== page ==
Nationality condition for access to the profession of notary discrimination on grounds of nationality
In this case, the Commission asked the Court to declare that, by reserving access to the profession of notary exclusively to its own nationals, the Belgium had failed to fulfil its obligations under Art. 43 EC and the first paragraph of Art. 45 EC.
The Court first of all held that the concept of establishment within the meaning of Art. 43 EC was a very broad one, allowing a national of the European Union to participate, on a stable and continuous basis, in the economic life of a Member State other than his State of origin and to profit therefrom, so contributing to economic and social interpenetration within the European Union in the sphere of activities of self-employed persons (see, inter alia, Case C‑161/07 Commission v Austria ).
The Court held that Article 43 EC was intended to ensure that all nationals of all Member States who established themselves in another Member State for the purpose of pursuing activities there as self-employed persons receive the same treatment as nationals of that State, and it prohibited, as a restriction on freedom of establishment, any discrimination on grounds of nationality resulting from national legislation (see: Case 270/83 Commission v France ).
The Court held that the Belgium legislation at issue reserved access to the profession of notary to Belgian nationals, thus enshrining a difference in treatment on the ground of nationality which was prohibited in principle by Art. 43 EC.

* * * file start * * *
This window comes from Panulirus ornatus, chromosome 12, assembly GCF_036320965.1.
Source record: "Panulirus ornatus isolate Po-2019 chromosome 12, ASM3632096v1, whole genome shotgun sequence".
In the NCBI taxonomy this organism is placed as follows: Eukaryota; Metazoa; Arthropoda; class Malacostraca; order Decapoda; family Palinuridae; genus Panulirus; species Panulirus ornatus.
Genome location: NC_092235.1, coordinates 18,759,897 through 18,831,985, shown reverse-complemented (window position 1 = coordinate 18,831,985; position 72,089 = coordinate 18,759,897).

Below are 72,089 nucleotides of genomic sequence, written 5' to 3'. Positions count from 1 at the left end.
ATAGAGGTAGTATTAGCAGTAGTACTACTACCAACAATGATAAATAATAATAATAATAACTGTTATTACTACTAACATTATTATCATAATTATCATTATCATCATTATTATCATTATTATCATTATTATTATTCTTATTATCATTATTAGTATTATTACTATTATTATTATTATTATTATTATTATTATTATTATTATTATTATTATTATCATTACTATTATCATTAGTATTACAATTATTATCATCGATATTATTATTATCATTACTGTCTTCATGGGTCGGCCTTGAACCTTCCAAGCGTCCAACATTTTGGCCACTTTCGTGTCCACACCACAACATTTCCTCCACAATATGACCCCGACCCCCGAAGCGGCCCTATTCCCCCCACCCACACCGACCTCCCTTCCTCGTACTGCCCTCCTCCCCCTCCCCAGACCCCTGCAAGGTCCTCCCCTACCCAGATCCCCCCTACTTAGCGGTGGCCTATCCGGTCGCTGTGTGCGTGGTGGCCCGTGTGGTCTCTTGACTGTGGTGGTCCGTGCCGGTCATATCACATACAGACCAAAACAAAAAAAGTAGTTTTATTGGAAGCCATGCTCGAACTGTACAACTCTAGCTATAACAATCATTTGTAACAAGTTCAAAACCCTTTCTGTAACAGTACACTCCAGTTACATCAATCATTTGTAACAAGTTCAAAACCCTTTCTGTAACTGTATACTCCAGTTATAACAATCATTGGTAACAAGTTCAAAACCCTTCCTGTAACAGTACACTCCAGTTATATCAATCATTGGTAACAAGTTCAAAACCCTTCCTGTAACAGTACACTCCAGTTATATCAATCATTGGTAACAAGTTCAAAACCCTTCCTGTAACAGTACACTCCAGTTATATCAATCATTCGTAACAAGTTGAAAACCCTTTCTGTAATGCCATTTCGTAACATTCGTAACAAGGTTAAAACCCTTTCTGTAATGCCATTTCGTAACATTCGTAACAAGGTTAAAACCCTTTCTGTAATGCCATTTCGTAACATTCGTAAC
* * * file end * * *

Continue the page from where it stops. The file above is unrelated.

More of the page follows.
Belgium submitted, however, that the activities of notaries were outside the scope of Art. 43 EC because they were connected with the exercise of official authority within the meaning of the first paragraph of Art. 45 EC.
The Court held that as regards the concept of the “exercise of official authority” within the meaning of the first paragraph of Art. 45 EC, the assessment of that concept must take account of the character as European Union law of the limits imposed by that provision on the permitted exceptions to the principle of freedom of establishment, so as to ensure that the effectiveness of the Treaty in the field of freedom of establishment was not frustrated by unilateral provisions of the Member States (see, to that effect, Reyners, paragraph 50; Commission v Greece, paragraph 8; and Case C-438/08 Commission v Portugal 
The Court furthermore held that since the first paragraph of Art. 45 EC was an exception to the fundamental rule of freedom of establishment, it must be interpreted in a manner which limits its scope to what was strictly necessary to safeguard the interests it allowed the Member States to protect (Case 147/86 Commission v Greece ; Case C-114/97 Commission v Spain  ; Case C-451/03 Servizi Ausiliari Dottori Commercialisti ; Case C-393/05 Commission v Austria ; Case C‑404/05 Commission v Germany ).
The Court held the activities of notaries as defined in the current state of the Belgian legal system were not connected with the exercise of official authority within the meaning of the first paragraph of Art. 45 EC.
Consequently, the nationality condition required by Belgian legislation for access to the profession of notary constituted discrimination on grounds of nationality prohibited by Art. 43 EC.